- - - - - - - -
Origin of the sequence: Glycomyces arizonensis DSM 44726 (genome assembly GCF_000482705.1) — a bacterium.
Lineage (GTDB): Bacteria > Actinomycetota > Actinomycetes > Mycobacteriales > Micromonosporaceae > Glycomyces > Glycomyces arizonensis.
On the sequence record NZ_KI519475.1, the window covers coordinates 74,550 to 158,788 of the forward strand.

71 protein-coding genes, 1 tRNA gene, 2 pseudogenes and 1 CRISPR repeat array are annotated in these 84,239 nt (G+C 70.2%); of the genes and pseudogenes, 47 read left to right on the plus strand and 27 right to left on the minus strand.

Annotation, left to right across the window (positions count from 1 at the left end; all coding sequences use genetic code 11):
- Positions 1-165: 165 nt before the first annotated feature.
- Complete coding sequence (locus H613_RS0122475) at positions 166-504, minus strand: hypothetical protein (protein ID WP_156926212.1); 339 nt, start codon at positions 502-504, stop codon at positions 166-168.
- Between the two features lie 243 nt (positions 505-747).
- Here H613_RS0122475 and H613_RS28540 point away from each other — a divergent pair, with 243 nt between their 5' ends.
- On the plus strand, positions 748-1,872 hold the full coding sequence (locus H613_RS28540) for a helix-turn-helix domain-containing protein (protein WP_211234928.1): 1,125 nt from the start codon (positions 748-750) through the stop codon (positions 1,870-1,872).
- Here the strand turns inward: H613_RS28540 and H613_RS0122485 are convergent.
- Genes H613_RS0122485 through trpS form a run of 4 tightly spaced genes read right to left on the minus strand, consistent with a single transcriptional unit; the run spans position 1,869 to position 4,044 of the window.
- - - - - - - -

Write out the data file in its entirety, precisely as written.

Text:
Origin of the sequence: Glycomyces arizonensis DSM 44726 (genome assembly GCF_000482705.1) — a bacterium.
Lineage (GTDB): Bacteria > Actinomycetota > Actinomycetes > Mycobacteriales > Micromonosporaceae > Glycomyces > Glycomyces arizonensis.
On the sequence record NZ_KI519475.1, the window covers coordinates 74,550 to 158,788 of the forward strand.

71 protein-coding genes, 1 tRNA gene, 2 pseudogenes and 1 CRISPR repeat array are annotated in these 84,239 nt (G+C 70.2%); of the genes and pseudogenes, 47 read left to right on the plus strand and 27 right to left on the minus strand.

Annotation, left to right across the window (positions count from 1 at the left end; all coding sequences use genetic code 11):
- Positions 1-165: 165 nt before the first annotated feature.
- Complete coding sequence (locus H613_RS0122475) at positions 166-504, minus strand: hypothetical protein (protein ID WP_156926212.1); 339 nt, start codon at positions 502-504, stop codon at positions 166-168.
- Between the two features lie 243 nt (positions 505-747).
- Here H613_RS0122475 and H613_RS28540 point away from each other — a divergent pair, with 243 nt between their 5' ends.
- On the plus strand, positions 748-1,872 hold the full coding sequence (locus H613_RS28540) for a helix-turn-helix domain-containing protein (protein WP_211234928.1): 1,125 nt from the start codon (positions 748-750) through the stop codon (positions 1,870-1,872).
- Here the strand turns inward: H613_RS28540 and H613_RS0122485 are convergent.
- Genes H613_RS0122485 through trpS form a run of 4 tightly spaced genes read right to left on the minus strand, consistent with a single transcriptional unit; the run spans position 1,869 to position 4,044 of the window.